High Yield vs. Equities—Is This the End of the Run for Equities?
The decline in credit has been well publicized over the last several weeks, though this decline began months ago. Since the summer, we have seen spreads, a measure of valuation for the high yield market, widen from 400bps to 760bps1, which are levels we have not seen for the last four years. High yield bonds are often thought of as a leading indicator for equities, meaning this segment of the market is usually the first to recognize problems and decline and then the equity markets eventually catch up. But so far, we haven’t seen a material hit to equity valuations.
As the charts below capture, over the past four years we have seen high yield bond spreads come full circle, putting us back at valuations not seen since the 2011 European crisis2, all the while equities have moved in pretty much a straight line up from P/E’s of 14x to right around 22x3. Keep in mind generally the higher the spreads (a measure of the yield to worst relative to comparable maturity Treasuries), the cheaper we would view the high yield market, while the higher the P/E ratio, the more expensive we would view the equity market.
By historical valuations, equities are more expensive compared to historical averages, meaning you are having to pay more for given earnings4, while the high yield market is cheaper, meaning you are getting a higher spread for your bonds relative to the historical averages.(5)
It is interesting to these high equity valuations are in the face of estimates for S&P 500 earnings to decline -4.4% for the fourth quarter, it is the first time we have seen three consecutive quarters of year-over-year declines in earnings since 2009.6 This poses the question, if earnings are going to be negative, what is going to drive P/E ratios higher and give investors a positive return in the months and quarters to come? We are seeing growth decline across the board globally and don’t see anything to cause that to change over the coming quarters and maybe even years. We struggle to see how equity investors can justify a further increase in valuations, thus we don’t see much upside from current levels, and potentially even downside.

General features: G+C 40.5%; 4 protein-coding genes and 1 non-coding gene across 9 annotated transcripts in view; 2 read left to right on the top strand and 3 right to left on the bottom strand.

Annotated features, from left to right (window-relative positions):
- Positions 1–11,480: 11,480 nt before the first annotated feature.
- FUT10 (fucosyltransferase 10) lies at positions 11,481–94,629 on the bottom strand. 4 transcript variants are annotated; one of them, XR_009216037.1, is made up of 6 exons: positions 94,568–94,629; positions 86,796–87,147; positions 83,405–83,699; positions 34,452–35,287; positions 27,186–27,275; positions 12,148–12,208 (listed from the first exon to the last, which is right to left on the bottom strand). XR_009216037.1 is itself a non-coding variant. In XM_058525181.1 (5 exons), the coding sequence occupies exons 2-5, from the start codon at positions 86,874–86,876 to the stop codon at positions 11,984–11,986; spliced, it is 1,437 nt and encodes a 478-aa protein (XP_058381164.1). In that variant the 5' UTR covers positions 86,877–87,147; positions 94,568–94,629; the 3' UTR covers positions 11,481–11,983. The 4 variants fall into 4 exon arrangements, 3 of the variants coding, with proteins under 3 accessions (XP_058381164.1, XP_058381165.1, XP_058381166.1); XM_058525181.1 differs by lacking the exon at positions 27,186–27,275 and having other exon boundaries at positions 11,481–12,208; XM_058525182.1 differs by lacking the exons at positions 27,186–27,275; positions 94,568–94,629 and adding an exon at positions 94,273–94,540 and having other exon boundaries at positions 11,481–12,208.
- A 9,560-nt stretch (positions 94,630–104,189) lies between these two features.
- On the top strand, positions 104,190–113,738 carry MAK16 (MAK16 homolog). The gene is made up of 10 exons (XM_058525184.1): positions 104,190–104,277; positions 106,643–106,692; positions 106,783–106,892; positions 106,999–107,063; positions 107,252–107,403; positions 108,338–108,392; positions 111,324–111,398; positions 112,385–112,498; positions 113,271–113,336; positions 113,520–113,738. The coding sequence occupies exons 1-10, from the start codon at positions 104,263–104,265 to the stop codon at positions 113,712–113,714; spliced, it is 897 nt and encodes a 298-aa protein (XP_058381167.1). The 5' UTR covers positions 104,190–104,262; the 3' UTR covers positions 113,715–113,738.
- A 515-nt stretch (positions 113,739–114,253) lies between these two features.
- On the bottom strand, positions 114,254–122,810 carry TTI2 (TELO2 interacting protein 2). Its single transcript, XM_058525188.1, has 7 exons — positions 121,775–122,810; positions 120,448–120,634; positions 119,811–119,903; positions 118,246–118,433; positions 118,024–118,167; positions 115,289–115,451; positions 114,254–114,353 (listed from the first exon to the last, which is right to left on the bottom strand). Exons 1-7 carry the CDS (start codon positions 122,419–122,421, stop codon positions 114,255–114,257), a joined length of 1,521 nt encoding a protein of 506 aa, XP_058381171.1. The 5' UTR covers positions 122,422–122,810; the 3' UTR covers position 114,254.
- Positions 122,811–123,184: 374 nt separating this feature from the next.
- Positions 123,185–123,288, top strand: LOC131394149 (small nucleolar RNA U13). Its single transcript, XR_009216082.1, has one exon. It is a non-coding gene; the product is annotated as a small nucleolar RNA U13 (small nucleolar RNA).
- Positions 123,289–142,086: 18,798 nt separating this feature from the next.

However, with the high yield bond market already in correction mode, at multi-year highs in terms of spreads, and what we see as over-reaction to current market and economic conditions, we believe there is attractive value to be had. Unlike equity investors, we don’t have to bet on earnings growth or valuations to increase to drive P/E ratios and returns. We instead need companies continue to pay their bills and plug along to maturity to realize that ultimate value and return, as barring a default, bonds mature at par value if not called prior to that above par. From a credit perspective, we believe that fundamentals remain relatively solid and that active investors that can focus on the bonds they see as undervalued are very well positioned to extract that value from today’s high yield bond market.
1 Data sourced from Credit Suisse, as of 12/22/15. Spread referenced 7/01/2015, 12/22/2015. The Credit Suisse High Yield Index is designed to mirror the investible universe of the $US-denominated high yield debt market. “Spread” referenced is the spread-to-worst.
2 Data sourced from Credit Suisse, as of 12/22/15. Historical spread data covers the period from 1/31/1986 to 12/22/2015. The Credit Suisse High Yield Index is designed to mirror the investible universe of the $US-denominated high yield debt market. “Spread” referenced is the spread-to-worst.
3 Based on S&P 500 PE Ratio as of 12/1/11 to 12/24/15, see http://www.multpl.com/.
4 Based on S&P 500 PE Ratio as of 4/1/1957 to 12/24/2015, see http://www.multpl.com/.